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Etymology 1[edit]

From Middle English parde, from Latin pardus, from Ancient Greek πάρδος (párdos), possibly of Iranian origin and related to other Sanskrit and Ancient Greek terms (see leopard).


pard (plural pards)

  1. A leopard; a panther.

Etymology 2[edit]

From pardner (partner), by shortening.


pard (plural pards)

  1. (colloquial) Chap; fellow; Used as a friendly appellation
    • 1898, Arthur Conan Doyle, The Man with the Watches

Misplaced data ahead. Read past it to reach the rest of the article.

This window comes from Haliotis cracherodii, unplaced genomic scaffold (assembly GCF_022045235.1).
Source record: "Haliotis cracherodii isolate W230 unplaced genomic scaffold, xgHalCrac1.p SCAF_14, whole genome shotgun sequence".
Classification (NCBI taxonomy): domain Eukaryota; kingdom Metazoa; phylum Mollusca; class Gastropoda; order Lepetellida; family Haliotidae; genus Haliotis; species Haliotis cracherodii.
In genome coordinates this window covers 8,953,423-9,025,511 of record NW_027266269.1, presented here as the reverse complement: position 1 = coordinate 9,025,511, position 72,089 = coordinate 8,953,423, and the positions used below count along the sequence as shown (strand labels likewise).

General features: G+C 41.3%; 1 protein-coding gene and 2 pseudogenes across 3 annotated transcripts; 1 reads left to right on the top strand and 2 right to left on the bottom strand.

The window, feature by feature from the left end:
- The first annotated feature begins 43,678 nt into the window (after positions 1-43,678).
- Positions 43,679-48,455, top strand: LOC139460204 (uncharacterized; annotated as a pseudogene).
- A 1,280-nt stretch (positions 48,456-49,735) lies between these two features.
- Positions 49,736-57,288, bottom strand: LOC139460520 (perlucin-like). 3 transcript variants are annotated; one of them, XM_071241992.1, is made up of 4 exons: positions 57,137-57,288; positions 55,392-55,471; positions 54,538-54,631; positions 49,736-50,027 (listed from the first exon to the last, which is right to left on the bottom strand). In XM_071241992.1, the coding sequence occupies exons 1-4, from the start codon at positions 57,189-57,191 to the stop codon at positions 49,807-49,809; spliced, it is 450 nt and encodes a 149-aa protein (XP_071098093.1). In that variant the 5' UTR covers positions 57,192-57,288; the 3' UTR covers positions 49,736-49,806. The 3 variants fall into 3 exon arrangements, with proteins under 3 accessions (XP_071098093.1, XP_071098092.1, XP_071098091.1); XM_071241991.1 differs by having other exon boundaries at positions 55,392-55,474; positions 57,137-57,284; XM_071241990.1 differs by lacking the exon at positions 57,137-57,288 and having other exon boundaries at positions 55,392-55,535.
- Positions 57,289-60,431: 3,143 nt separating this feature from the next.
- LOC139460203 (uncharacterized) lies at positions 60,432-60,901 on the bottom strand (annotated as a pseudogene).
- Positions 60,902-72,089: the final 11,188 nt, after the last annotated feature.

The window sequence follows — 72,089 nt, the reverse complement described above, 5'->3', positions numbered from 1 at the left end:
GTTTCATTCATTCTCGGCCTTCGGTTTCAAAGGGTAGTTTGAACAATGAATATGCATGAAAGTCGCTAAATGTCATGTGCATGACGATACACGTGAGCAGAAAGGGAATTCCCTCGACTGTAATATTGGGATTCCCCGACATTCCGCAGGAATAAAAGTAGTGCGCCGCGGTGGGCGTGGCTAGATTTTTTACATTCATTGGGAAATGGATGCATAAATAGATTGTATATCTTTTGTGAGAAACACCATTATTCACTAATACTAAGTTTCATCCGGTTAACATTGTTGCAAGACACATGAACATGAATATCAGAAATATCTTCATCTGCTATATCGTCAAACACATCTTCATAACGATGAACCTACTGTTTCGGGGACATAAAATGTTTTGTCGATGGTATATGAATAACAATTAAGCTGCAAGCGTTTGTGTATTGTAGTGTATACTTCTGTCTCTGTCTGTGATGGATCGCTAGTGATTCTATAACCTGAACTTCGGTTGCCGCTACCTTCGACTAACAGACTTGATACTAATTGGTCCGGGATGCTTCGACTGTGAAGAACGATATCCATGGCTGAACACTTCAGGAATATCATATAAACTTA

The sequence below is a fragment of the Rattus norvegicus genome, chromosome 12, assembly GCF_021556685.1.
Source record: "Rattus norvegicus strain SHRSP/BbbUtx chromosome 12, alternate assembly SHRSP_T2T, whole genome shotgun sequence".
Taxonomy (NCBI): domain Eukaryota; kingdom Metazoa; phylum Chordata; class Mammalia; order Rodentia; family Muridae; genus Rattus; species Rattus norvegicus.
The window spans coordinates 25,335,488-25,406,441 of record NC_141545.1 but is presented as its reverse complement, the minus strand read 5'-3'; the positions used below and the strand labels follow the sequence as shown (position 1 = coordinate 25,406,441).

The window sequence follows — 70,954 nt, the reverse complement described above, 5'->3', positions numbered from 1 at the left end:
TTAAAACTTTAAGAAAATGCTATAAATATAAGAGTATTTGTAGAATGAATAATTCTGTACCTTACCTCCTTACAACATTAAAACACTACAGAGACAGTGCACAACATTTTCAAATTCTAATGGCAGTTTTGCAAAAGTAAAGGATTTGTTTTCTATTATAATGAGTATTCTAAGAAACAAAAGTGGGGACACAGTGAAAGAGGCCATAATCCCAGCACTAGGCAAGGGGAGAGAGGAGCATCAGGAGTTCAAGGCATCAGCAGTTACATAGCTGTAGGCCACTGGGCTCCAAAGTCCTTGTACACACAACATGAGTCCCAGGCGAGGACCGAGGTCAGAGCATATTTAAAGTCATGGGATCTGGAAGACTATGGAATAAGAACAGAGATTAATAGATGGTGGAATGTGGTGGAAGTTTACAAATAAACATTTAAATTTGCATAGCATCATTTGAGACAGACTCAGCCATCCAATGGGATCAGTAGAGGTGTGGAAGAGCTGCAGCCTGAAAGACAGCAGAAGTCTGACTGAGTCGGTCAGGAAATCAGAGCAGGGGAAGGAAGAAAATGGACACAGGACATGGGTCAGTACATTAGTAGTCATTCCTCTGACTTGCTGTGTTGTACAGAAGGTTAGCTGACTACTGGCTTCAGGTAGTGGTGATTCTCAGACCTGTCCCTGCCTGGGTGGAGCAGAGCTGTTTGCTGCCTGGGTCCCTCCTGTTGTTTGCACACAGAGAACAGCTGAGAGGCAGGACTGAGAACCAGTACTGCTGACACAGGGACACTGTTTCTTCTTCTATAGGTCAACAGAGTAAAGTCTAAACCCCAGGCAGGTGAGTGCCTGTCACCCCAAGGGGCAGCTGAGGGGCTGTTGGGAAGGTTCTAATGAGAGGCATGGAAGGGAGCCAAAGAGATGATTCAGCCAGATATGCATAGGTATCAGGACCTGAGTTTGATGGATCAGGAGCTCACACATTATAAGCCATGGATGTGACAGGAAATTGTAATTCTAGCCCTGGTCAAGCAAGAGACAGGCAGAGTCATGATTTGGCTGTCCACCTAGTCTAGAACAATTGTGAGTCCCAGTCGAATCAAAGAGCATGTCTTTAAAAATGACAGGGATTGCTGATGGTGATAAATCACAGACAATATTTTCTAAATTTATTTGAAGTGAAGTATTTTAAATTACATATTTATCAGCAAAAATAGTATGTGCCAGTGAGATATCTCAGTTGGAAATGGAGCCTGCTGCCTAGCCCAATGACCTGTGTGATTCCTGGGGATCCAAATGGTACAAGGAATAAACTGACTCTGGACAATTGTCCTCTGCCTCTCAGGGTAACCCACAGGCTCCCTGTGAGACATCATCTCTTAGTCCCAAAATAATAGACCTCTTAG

'He's my pard, and you shall not bully him,' he cried.
    • 1914, Bram Stoker, The Squaw
      The American thrust a gold piece into his hand, saying: 'Take it, pard! it's your pot; and don't be skeer'd. This ain't no necktie party that you're asked to assist in!'